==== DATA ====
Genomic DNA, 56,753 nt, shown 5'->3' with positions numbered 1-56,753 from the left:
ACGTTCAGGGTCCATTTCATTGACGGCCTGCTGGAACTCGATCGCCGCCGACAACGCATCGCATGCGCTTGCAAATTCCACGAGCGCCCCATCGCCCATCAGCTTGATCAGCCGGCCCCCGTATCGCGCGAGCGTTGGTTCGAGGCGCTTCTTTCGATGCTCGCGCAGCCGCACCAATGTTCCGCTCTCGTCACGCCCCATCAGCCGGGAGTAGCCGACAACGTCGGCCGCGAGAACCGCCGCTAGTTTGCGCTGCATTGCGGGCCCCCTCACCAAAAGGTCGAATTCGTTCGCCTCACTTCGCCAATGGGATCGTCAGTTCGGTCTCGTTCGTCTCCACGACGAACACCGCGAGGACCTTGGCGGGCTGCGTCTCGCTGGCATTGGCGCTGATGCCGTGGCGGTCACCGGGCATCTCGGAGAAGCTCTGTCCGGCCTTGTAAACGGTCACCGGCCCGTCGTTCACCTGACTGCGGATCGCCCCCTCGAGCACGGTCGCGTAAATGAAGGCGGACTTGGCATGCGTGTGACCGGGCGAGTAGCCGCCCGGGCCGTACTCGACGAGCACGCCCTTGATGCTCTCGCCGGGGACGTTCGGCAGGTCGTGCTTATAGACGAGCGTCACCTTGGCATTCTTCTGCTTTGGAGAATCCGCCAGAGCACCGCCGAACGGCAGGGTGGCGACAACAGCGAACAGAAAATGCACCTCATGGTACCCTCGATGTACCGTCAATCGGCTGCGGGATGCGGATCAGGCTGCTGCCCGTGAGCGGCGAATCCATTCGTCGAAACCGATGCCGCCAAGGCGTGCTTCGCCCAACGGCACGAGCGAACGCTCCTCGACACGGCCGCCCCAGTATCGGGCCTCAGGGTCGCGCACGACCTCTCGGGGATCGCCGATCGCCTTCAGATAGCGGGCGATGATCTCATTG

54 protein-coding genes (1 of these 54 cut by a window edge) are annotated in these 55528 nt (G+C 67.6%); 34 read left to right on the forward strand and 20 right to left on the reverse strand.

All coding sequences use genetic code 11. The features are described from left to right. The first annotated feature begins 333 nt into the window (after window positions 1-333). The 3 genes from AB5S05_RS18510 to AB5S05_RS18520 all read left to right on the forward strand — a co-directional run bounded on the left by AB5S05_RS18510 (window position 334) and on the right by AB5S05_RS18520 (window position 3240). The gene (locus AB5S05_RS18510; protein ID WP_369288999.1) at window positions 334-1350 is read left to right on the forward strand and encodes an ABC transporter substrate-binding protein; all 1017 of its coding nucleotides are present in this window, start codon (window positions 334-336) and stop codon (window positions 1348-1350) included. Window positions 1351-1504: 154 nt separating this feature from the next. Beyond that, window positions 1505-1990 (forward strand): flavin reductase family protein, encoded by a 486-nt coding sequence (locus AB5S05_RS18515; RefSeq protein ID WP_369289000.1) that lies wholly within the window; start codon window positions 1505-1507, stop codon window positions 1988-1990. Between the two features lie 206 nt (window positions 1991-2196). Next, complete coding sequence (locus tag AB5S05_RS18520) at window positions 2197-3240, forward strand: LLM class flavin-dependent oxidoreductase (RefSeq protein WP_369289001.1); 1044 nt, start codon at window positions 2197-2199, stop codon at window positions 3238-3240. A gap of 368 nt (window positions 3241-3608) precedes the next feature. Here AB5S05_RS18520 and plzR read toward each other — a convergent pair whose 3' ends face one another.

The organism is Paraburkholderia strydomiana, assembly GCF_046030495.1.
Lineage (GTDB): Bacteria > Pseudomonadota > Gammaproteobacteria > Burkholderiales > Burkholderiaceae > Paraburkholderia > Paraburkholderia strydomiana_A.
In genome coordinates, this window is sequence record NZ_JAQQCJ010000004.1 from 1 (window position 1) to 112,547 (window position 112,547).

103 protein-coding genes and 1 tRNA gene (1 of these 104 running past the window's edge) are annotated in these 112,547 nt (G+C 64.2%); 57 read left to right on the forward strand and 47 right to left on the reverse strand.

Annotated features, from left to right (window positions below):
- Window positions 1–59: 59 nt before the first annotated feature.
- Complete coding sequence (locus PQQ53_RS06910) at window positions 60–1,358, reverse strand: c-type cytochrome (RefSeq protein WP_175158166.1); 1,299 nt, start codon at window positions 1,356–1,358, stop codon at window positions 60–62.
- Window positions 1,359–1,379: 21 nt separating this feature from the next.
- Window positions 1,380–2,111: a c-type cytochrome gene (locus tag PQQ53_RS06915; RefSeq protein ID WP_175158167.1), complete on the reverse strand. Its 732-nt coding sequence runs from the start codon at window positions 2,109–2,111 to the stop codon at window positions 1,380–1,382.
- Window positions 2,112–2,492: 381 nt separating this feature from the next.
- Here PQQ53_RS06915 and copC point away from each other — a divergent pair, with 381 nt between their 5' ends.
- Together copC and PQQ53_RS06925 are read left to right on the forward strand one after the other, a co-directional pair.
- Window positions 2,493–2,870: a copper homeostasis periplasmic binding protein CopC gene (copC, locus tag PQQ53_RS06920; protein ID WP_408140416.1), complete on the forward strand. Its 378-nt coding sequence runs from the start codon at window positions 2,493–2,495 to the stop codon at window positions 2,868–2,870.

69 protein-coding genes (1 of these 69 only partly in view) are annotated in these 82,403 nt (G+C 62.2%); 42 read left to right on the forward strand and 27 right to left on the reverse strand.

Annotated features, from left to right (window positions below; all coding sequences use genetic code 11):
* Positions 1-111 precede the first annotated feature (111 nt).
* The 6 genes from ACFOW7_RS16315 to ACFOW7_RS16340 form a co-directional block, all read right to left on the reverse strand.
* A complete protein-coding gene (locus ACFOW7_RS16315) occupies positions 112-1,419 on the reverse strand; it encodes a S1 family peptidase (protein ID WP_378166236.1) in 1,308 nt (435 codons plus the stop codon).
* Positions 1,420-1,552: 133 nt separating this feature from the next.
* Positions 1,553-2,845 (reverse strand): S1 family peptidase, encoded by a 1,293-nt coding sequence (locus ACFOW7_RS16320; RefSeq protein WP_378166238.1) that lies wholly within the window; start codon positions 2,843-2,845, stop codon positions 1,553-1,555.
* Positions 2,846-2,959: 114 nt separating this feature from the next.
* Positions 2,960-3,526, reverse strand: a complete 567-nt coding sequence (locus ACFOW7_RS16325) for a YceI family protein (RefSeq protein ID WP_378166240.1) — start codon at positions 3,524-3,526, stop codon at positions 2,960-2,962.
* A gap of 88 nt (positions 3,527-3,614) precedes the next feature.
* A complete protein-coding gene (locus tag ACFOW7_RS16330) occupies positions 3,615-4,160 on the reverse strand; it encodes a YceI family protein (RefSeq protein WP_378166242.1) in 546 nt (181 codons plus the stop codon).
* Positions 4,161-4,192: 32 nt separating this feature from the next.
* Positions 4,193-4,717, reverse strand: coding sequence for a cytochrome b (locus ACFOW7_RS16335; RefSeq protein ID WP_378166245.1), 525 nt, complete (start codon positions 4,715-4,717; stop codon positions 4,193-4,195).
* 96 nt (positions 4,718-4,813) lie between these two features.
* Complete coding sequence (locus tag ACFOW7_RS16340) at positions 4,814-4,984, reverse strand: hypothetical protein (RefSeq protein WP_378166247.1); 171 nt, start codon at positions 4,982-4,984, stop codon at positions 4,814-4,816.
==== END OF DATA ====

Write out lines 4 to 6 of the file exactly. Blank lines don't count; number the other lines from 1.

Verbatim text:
All coding sequences use genetic code 11. The features are described from left to right. The first annotated feature begins 333 nt into the window (after window positions 1-333). The 3 genes from AB5S05_RS18510 to AB5S05_RS18520 all read left to right on the forward strand — a co-directional run bounded on the left by AB5S05_RS18510 (window position 334) and on the right by AB5S05_RS18520 (window position 3240). The gene (locus AB5S05_RS18510; protein ID WP_369288999.1) at window positions 334-1350 is read left to right on the forward strand and encodes an ABC transporter substrate-binding protein; all 1017 of its coding nucleotides are present in this window, start codon (window positions 334-336) and stop codon (window positions 1348-1350) included. Window positions 1351-1504: 154 nt separating this feature from the next. Beyond that, window positions 1505-1990 (forward strand): flavin reductase family protein, encoded by a 486-nt coding sequence (locus AB5S05_RS18515; RefSeq protein ID WP_369289000.1) that lies wholly within the window; start codon window positions 1505-1507, stop codon window positions 1988-1990. Between the two features lie 206 nt (window positions 1991-2196). Next, complete coding sequence (locus tag AB5S05_RS18520) at window positions 2197-3240, forward strand: LLM class flavin-dependent oxidoreductase (RefSeq protein WP_369289001.1); 1044 nt, start codon at window positions 2197-2199, stop codon at window positions 3238-3240. A gap of 368 nt (window positions 3241-3608) precedes the next feature. Here AB5S05_RS18520 and plzR read toward each other — a convergent pair whose 3' ends face one another.

The organism is Paraburkholderia strydomiana, assembly GCF_046030495.1.
Lineage (GTDB): Bacteria > Pseudomonadota > Gammaproteobacteria > Burkholderiales > Burkholderiaceae > Paraburkholderia > Paraburkholderia strydomiana_A.